GUI tools and voluminous manuals are not enough. You have to think about what the actual user experiences when he or she sits down to do actual stuff, and you have to think about it from the user's point of view. The CUPS people, despite good intentions, have utterly failed at this.

-- The Luxury of Ignorance: An Open-Source Horror Story

 

Open Source Usability: The birth of a movement outlines the recognition for change, clearly sensitive to usability issues. Given these efforts, I think the movement deserves some recognition and even a degree of encouragement.

Edited by DCrx

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I completely agree - most open source application interface suck big time. Perhaps a big reason could be that there aren't (m)any professional designers contributing to the movement - afterall, 'open source' has largely been associated with programming and coding and freebies ...

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To start with, I think open source is more likely to hit public use when it is still beta enough to be unfinished. The same is true for other non-commercial licenses.

 

Using non-commercial software is a bit like exploring the buffet at a potluck picnic. Some contributors forget to bring a serving implement. Some of the food will be just plain odd or it will behave in unexpected ways.

 

As for open source stuff I use every day, I've been perfectly happy with Firefox, as well as Open Office's word processor. ;-)

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I have thought about this issue recently actually whilst looking for some ecommerce software for a client. Usability IS going to be an issue simply because we're going to be judged on conversions, not just delivering traffic. Now, wilst taking the usability issue apart piece by piece and looking at the more recent reports, it begs the question as to whether or not the developers of these open source packages pay a huge amount of attention to whats happening in the usability niche? The have a hard enough time with being SEO friendly and making sure all the plugins work etc etc....I'm not convinced to be honest, and any solution which serves as a base then added onto is going to have restrictions......I can see why many 'top' brands build their ecommerce solutions from the ground up

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I agree I have seen poor usability in both. Wordpress is probably the best open source software out there. It is so easy to use. It is also very blind friendly.

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Guest joedolson

Actually, the usability of applications which have a base that you add plugins into has great potential. In my experience so far, the open source solutions can be harder to work with for a developer, but have a greater potential for both good usability and bad, because they're more flexible.

 

But if we're going to talk about the usability of open source software, we really have to talk about the default administrative setup: how easy is it to install, configure, etc. In the case of most web solutions (ecommerce, blogging, etc.), the user base being referenced in this context is actually the developer - not the end user.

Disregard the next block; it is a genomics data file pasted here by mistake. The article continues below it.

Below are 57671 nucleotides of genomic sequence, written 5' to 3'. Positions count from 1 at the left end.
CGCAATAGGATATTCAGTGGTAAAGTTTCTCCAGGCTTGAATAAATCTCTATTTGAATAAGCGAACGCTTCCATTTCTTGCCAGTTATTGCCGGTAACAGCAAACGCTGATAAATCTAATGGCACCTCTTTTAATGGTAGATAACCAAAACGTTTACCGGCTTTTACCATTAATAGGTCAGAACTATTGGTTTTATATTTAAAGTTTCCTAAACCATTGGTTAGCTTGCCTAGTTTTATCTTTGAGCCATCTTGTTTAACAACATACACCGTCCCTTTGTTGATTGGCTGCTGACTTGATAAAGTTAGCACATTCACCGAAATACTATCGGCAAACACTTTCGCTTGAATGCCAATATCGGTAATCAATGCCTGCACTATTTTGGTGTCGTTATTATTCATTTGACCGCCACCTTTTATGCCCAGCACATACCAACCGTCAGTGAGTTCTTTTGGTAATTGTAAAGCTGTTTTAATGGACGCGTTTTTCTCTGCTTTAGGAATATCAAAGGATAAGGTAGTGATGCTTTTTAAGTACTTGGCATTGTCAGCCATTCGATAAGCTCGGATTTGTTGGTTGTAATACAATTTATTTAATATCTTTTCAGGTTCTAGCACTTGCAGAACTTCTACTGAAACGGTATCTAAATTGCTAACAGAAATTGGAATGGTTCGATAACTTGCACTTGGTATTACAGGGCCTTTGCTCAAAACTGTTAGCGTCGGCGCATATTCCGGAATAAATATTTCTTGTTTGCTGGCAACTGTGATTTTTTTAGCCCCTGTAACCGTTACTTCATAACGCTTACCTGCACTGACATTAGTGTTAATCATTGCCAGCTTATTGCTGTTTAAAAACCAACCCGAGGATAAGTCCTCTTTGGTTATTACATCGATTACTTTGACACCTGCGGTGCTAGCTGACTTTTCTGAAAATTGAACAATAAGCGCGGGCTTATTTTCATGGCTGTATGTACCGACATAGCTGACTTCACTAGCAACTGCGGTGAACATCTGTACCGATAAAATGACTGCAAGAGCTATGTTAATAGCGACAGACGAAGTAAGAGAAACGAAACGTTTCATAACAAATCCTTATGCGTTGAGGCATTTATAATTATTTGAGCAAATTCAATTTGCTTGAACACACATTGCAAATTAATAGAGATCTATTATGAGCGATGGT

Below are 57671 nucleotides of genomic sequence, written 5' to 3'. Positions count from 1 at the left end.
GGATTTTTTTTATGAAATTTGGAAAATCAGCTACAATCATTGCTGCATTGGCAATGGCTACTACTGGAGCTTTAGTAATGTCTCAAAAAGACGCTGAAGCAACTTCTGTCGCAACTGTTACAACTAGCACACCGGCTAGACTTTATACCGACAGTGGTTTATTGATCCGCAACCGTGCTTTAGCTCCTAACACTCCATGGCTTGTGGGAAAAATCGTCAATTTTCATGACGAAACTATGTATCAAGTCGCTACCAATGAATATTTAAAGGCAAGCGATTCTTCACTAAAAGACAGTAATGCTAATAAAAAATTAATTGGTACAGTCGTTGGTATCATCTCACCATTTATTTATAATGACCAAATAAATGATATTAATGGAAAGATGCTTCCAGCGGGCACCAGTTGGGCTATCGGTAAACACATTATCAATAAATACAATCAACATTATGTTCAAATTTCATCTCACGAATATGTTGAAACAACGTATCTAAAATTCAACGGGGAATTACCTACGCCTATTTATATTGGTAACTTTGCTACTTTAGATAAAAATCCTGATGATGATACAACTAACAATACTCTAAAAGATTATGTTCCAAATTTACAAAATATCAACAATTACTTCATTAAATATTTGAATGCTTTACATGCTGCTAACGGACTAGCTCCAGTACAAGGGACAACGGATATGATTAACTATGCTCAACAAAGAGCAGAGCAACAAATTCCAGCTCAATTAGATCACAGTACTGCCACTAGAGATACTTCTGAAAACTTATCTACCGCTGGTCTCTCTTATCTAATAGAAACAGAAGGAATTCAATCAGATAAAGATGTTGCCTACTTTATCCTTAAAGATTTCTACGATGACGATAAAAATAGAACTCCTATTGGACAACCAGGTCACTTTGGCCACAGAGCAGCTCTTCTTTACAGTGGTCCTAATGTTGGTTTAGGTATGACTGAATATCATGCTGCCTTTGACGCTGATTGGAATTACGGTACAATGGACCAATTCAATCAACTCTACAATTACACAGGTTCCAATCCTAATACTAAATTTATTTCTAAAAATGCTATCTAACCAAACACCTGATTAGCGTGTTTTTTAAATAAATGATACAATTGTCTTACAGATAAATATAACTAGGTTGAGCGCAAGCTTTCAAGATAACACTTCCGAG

Most web packages can be configured VERY extensively on the front end, so that usability isn't directly part of the usability of the software. The developer's end is more relevant - since that part is rarely reconfigured. On the other hand, there are limits to the software - and if you are unable to accomplish certain task which would make the inteface easier to use, that's a problem.

 

The customization inherent in web package implementations makes it very difficult to judge the inherent usability of one package versus another - if it's customizable, then two installations are not comparable. One developer may have created a monster with a great software package, the other may have done the best work they possibly could with a crappy one - and neither version could end up being particularly usable.

 

It's a tough call!

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This is an interesting thread.

 

Here's a question... does it make sense to talk about the usability of what is effectively a development platform? I'm thinking WordPress and the like.

 

Of course the answer is YES, but I could observe that there's a distinction to be made between the usability of the platform and that of applications created on top of it.

 

DotNetNuke is a great case in point. (For the uninitiated, DNN is an ASP.NET-based open cource CMS.) I wrestled for months to learn the system and get it properly configured, and the learning curve was very steep. Now that I've licked it, though, my portal network contains a growing list of beautifully usable sites... The Dead Hand and Profit Rank are good examples.

 

I think what we're up against is the reality of complexity, as somebody pointed out a little bit up the page. Development platforms are by definition more or less infinitely configurable. Because they can do so much, it can be a bit of a challenge to get them to do anything.

 

Of course, the reverse also holds true: the more constrained a system is, the less complex it is—read, the more usable—but the price is that you can do less with it.

 

Food for thought, anyway.

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Welcome to the Forums, jscroft. :wave:

 

We look forward to your contributions. Enjoy yourself. :D

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Guest joedolson

Of course, the reverse also holds true: the more constrained a system is, the less complex it is—read, the more usable—but the price is that you can do less with it.

 

 

To some degree, it relates to the question of function versus features: by adding more features, you cause a product to become useful in more ways, but you make it more difficult to learn those uses.

 

Welcome to Cre8asite, Jason!